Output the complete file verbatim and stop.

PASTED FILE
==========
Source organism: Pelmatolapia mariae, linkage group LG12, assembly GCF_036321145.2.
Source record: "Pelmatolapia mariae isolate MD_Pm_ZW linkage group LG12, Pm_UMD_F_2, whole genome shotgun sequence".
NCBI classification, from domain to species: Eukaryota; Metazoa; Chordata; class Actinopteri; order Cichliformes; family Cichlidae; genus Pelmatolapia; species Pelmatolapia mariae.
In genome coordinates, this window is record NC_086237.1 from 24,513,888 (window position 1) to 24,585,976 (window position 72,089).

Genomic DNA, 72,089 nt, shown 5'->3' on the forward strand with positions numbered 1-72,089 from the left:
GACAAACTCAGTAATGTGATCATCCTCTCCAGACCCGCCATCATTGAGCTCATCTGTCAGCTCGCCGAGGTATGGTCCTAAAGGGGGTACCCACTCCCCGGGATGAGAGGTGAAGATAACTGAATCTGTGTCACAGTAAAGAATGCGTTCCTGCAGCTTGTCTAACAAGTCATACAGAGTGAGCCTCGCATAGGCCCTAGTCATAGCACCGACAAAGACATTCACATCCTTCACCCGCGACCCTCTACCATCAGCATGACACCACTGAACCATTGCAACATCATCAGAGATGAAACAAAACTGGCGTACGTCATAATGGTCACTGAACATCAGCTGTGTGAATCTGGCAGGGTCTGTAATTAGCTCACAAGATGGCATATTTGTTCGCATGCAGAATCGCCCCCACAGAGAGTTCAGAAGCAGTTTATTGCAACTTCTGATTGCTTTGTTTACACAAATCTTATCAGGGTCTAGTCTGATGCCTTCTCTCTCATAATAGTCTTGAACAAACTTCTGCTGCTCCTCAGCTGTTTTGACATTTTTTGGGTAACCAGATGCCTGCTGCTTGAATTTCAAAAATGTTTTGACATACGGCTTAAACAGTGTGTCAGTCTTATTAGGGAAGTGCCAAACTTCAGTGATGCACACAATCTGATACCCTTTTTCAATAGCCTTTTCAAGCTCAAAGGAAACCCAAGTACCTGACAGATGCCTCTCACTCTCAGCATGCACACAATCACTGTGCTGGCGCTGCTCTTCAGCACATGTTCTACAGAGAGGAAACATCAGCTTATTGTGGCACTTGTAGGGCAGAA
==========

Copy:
Source organism: Pelmatolapia mariae, linkage group LG12, assembly GCF_036321145.2.
Source record: "Pelmatolapia mariae isolate MD_Pm_ZW linkage group LG12, Pm_UMD_F_2, whole genome shotgun sequence".
NCBI classification, from domain to species: Eukaryota; Metazoa; Chordata; class Actinopteri; order Cichliformes; family Cichlidae; genus Pelmatolapia; species Pelmatolapia mariae.
In genome coordinates, this window is record NC_086237.1 from 24,513,888 (window position 1) to 24,585,976 (window position 72,089).

Genomic DNA, 72,089 nt, shown 5'->3' on the forward strand with positions numbered 1-72,089 from the left:
GACAAACTCAGTAATGTGATCATCCTCTCCAGACCCGCCATCATTGAGCTCATCTGTCAGCTCGCCGAGGTATGGTCCTAAAGGGGGTACCCACTCCCCGGGATGAGAGGTGAAGATAACTGAATCTGTGTCACAGTAAAGAATGCGTTCCTGCAGCTTGTCTAACAAGTCATACAGAGTGAGCCTCGCATAGGCCCTAGTCATAGCACCGACAAAGACATTCACATCCTTCACCCGCGACCCTCTACCATCAGCATGACACCACTGAACCATTGCAACATCATCAGAGATGAAACAAAACTGGCGTACGTCATAATGGTCACTGAACATCAGCTGTGTGAATCTGGCAGGGTCTGTAATTAGCTCACAAGATGGCATATTTGTTCGCATGCAGAATCGCCCCCACAGAGAGTTCAGAAGCAGTTTATTGCAACTTCTGATTGCTTTGTTTACACAAATCTTATCAGGGTCTAGTCTGATGCCTTCTCTCTCATAATAGTCTTGAACAAACTTCTGCTGCTCCTCAGCTGTTTTGACATTTTTTGGGTAACCAGATGCCTGCTGCTTGAATTTCAAAAATGTTTTGACATACGGCTTAAACAGTGTGTCAGTCTTATTAGGGAAGTGCCAAACTTCAGTGATGCACACAATCTGATACCCTTTTTCAATAGCCTTTTCAAGCTCAAAGGAAACCCAAGTACCTGACAGATGCCTCTCACTCTCAGCATGCACACAATCACTGTGCTGGCGCTGCTCTTCAGCACATGTTCTACAGAGAGGAAACATCAGCTTATTGTGGCACTTGTAGGGCAGAA